A Realist National Security Strategy

February 19, 2018 Topic: Security Region: Americas Tags: National SecurityTrumpStrategyDemocracyWar

A Realist National Security Strategy

The National Security Strategy is refreshingly blunt on some regional issues that have been soft-pedaled in the past.

I have long thought that USAID should be split in two. The sections that, quite capably, provide disaster and humanitarian relief should be retained as an independent organization. The rest of the agency should be folded into the State Department. Programs that support democratization and better governance should be run by political officers, while economic assistance should be controlled by embassy economic sections. This would not only improve the strategic coherence of foreign-policy programs, but also inject a needed operational ethos into the Foreign Service.

The U.S. capacity to compete ideologically must be rebuilt from the ground up. The country’s international broadcasting system—which was one of its strongest assets in the Cold War—has lost its way. It has had poor leadership and lacked a clear mission. Also, in relying principally on shortwave radio, it is outdated in the age of the Internet and social media. Washington is being beaten by Russia Today, Al Jazeera and China’s growing media presence.

A great deal of work lies ahead on military modernization. The coming Nuclear Posture Review will set the course for a decade-long and much-needed modernization of America’s strategic weapons and platforms, most of which date from the Cold War. The Army lacks a modernization program worthy of the name. It will have to design a force structure capable of operating simultaneously against peer competitors (such as Russia) and irregular opponents. The Navy faces a future in which precision-guided missiles and counterspace capabilities will pose an increasing threat to the U.S. capacity to project power into the littorals of Eurasia. It has not yet come to terms with that challenge in the design of its future forces. And the Air Force continues to be biased toward short-range, manned fighter aircraft, even as adversaries and technological trends reduce the value of such systems. The good news is that the National Defense Strategy indicates that a comprehensive rethink is on the administration’s agenda.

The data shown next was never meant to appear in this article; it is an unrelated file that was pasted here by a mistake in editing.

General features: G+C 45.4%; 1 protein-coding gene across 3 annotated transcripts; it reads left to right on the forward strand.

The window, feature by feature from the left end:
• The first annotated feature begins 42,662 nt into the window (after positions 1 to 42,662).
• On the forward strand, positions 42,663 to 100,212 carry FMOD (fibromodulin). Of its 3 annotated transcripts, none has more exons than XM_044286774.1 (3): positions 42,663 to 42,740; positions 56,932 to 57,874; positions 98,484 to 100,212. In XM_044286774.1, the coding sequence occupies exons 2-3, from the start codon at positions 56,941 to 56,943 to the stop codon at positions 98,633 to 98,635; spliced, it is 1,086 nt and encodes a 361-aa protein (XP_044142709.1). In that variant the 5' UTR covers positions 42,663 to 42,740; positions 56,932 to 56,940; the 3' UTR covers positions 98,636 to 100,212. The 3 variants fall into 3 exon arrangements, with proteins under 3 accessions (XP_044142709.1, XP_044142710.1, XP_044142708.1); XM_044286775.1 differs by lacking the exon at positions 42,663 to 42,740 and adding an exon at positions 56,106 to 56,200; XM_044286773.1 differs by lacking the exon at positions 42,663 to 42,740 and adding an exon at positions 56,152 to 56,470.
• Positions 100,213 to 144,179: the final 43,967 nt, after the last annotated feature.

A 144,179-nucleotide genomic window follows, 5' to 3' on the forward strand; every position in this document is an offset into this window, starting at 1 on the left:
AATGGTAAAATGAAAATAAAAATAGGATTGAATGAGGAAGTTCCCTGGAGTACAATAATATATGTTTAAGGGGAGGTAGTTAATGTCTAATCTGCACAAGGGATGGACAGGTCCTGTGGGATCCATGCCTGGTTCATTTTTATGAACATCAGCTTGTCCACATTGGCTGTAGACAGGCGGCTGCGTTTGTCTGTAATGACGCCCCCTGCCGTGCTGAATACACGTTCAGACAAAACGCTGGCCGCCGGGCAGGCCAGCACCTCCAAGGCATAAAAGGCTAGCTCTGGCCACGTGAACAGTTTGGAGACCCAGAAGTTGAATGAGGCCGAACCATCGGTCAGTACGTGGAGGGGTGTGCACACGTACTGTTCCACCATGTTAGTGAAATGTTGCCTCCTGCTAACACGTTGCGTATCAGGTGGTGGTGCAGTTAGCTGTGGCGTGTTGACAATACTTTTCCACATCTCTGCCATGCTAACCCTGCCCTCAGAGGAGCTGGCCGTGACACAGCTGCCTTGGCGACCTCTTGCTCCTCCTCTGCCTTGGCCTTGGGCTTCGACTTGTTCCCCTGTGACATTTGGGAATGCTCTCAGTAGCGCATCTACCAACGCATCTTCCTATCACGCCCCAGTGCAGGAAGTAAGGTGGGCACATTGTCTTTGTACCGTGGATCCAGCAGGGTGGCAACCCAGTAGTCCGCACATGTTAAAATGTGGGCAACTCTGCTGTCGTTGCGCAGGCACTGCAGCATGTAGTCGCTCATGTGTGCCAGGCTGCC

In the cyber domain, the United States has the greatest capabilities—but also the greatest vulnerabilities. A priority should be developing an approach to secure the critical parts of the .gov and .com worlds to the same extent to which we have secured the .mil domain. Securing the key elements and control systems of the electric grid should be at the very top of the list. This will require new legislation, regulation and innovation, and it is unlikely to take place unless driven from the White House.

The Trump administration’s NSS is the vital first step in setting a strategic course. The National Security Strategy gives us a baseline to judge the administration’s performance going forward. Let us hope that the administration will deliver, as the president likes to say, ahead of schedule and under budget.

Zalmay Khalilzad, a former director of policy planning in the Department of Defense, was the U.S. ambassador to Afghanistan, Iraq and the United Nations. He is the author of a new book, The Envoy: From Kabul to the White House, My Journey Through a Turbulent World, from St. Martin’s Press.

Image: U.S. National Security Adviser H.R. McMaster (standing) speaks with U.S. President Donald Trump as he meets with China's Premier Li Keqiang (C, in background) at the Great Hall of the People in Beijing, China, November 9, 2017. REUTERS/Jonathan Ernst